Sending a page or other alert when a failure occurs usually results in the following chain of events: An administrator receives a page, logs on to the server, and then diagnoses the problem, Hinkle says. This process may take several minutes or longer. In many cases, he adds, the monitoring tool could be used to start a process that fixes the problem automatically. For example, he says, a monitoring tool could detect a server failure and use an automation tool to reboot the server, resulting in a faster recovery time.
“Unless your monitoring system automatically detects changes to servers, applications, and infrastructure, you don’t have monitoring,” says LogicMonitor’s Francis. The reason is there are so many changes done to servers and systems, often in the heat of crisis, that not all changes will make it into monitoring if administrators rely on a manual process.
Relate Monitoring To End Users
At the end of the day, the goal of server monitoring is to ensure critical business applications continue to run without problems. This means server monitoring, albeit indirectly, is related to the end-user experience.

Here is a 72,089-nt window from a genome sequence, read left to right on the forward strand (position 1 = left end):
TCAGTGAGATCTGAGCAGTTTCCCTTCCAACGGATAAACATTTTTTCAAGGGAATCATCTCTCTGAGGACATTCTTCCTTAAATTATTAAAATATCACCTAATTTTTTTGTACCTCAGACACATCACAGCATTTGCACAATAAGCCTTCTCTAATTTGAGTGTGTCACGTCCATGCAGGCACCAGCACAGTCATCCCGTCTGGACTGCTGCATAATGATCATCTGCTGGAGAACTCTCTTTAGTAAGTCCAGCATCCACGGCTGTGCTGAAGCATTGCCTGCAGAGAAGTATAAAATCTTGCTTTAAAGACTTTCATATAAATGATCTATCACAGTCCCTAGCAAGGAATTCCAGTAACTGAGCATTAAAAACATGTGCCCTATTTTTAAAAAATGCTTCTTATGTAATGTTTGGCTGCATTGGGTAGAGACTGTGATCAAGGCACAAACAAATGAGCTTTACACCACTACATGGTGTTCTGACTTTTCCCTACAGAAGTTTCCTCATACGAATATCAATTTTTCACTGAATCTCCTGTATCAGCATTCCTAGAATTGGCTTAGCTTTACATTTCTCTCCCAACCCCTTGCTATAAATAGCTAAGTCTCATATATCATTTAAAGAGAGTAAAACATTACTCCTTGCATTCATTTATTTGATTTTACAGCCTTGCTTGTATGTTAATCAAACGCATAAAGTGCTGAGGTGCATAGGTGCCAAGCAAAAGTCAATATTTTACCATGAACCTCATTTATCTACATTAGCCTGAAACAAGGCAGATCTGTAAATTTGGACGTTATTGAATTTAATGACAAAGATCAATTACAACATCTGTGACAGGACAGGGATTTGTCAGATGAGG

UUptime Software’s Cheung says administrators should start relating server and software metrics to end-user applications. Administrators need to have visibility into how servers are performing and how software is running on those servers, but the most important aspect is to connect those metrics to what the users care about, which is whether their applications are running. Taking an application-centric perspective, Cheung says, allows problem solvers to focus attention on what users are saying and allows for the creation of alerting and automated actions that are more relevant and targeted.
by Sixto Ortiz Jr.
Best Tip: Share The Wealth |